Warren Buffett to Offer a New Spin on Modular Construction
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Warren Buffett to Offer a New Spin on Modular Construction

A startup owned by Berkshire Hathaway aims to make the construction industry more like car manufacturing.

By Konrad Putzier
Thu, May 20, 2021 1:40pmGrey Clock 2 min

A startup owned by Warren Buffett’s Berkshire Hathaway Inc. aims to shake up the construction industry by making it more like car manufacturing.

MiTek Inc., a Missouri-based construction-technology company, is launching a new modular building venture with New York City-based architect Danny Forster & Architecture. The company plans to build entire rooms for hotels and apartment buildings in factories, and then send them to a construction site to be stacked on top of each other.

MiTek has more than 6,000 employees and sells building components, construction software and services like engineering. The company said it is investing tens of millions of dollars in the modular venture, and plans to start working on its first projects early next year.

Modular construction isn’t new, but companies have struggled to be profitable. Transporting entire rooms to construction sites can be expensive, and some finished buildings have suffered from leaky facades.

Other efforts to streamline the construction process have also had issues. Katerra Inc., a Silicon Valley-based startup, has been looking to move a bigger part of construction work to factories and become a one-stop shop that cuts out middlemen like plumbers and architects. But it has struggled under this model, and its main backer, SoftBank Group Corp., had to bail it out.

MiTek looks to modernize modular construction by requiring assembly by general contractors. Instead of building entire rooms in a factory and driving them to a construction site on a flatbed truck, MiTek wants to ship kits of manufactured building parts along with instructions.

General contractors would then construct rooms from these parts, which would include a steel cage forming the structural support for the room, in a warehouse or other type of industrial building near the construction site.

Shipping the parts, rather than entire rooms, keeps transportation costs low and allows MiTek to supply the country from its factory in Lebanon, Pa., said Todd Ullom, the company’s vice president of modular building solutions.

That companies continue to invest in modular construction despite the challenges speaks to the business model’s promise, proponents say. Construction is a massive industry, plagued by rising costs and inefficiencies. Anyone who manages to automate it the way Henry Ford once changed car manufacturing stands to make a fortune, some industry observers say.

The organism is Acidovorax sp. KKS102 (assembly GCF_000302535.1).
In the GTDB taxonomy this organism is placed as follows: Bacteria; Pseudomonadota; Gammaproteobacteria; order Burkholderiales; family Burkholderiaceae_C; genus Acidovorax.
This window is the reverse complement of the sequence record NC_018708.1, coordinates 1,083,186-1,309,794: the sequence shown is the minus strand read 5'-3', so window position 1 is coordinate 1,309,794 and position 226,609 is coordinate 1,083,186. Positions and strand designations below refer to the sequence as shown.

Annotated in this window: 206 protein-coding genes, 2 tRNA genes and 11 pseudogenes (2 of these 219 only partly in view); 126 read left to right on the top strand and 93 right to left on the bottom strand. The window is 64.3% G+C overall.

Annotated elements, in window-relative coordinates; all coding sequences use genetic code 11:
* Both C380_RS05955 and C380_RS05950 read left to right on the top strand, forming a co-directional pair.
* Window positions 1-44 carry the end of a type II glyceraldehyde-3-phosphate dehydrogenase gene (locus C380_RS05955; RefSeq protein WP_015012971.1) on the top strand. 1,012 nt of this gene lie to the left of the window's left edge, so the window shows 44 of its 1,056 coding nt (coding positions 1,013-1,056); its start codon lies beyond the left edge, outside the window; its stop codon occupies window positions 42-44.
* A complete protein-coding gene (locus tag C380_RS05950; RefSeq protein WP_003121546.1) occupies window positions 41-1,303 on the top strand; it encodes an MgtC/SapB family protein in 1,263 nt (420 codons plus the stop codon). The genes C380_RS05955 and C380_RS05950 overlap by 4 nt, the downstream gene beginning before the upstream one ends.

“How come an entire industry is operating on mid-to-late-20th-century mode when we’re a quarter of the way, almost, into the 21st century?” said Barry LePatner, a New York-based construction attorney. “It drives me crazy.”

MiTek’s approach brings its own challenges. Relying on customers to assemble rooms based on written instructions can be tricky. Many general contractors are resistant to change, which could lead to friction and mistakes.

Mr. Ullom, who worked as a general contractor for more than 30 years, said relying on a single supplier instead of numerous subcontractors reduces risk, and the instructions are simple to follow. He said MiTek would offer on-site training.

MiTek also plans to automate much of its 225,000-square-foot factory, for example by using robotic welders, not unlike how auto makers assemble cars. Architect Danny Forster’s firm has designed what could become the world’s tallest modular hotel, a planned 26-story building for Manhattan. He said other modular-construction companies moved work from building sites into factories but failed to make it faster or more efficient.

“A lot of times it has been bringing the chaos of the construction site and just putting a roof over it,” he said.

Reprinted by permission of The Wall Street Journal, Copyright 2021 Dow Jones & Company. Inc. All Rights Reserved Worldwide. Original date of publication: May 18, 2021.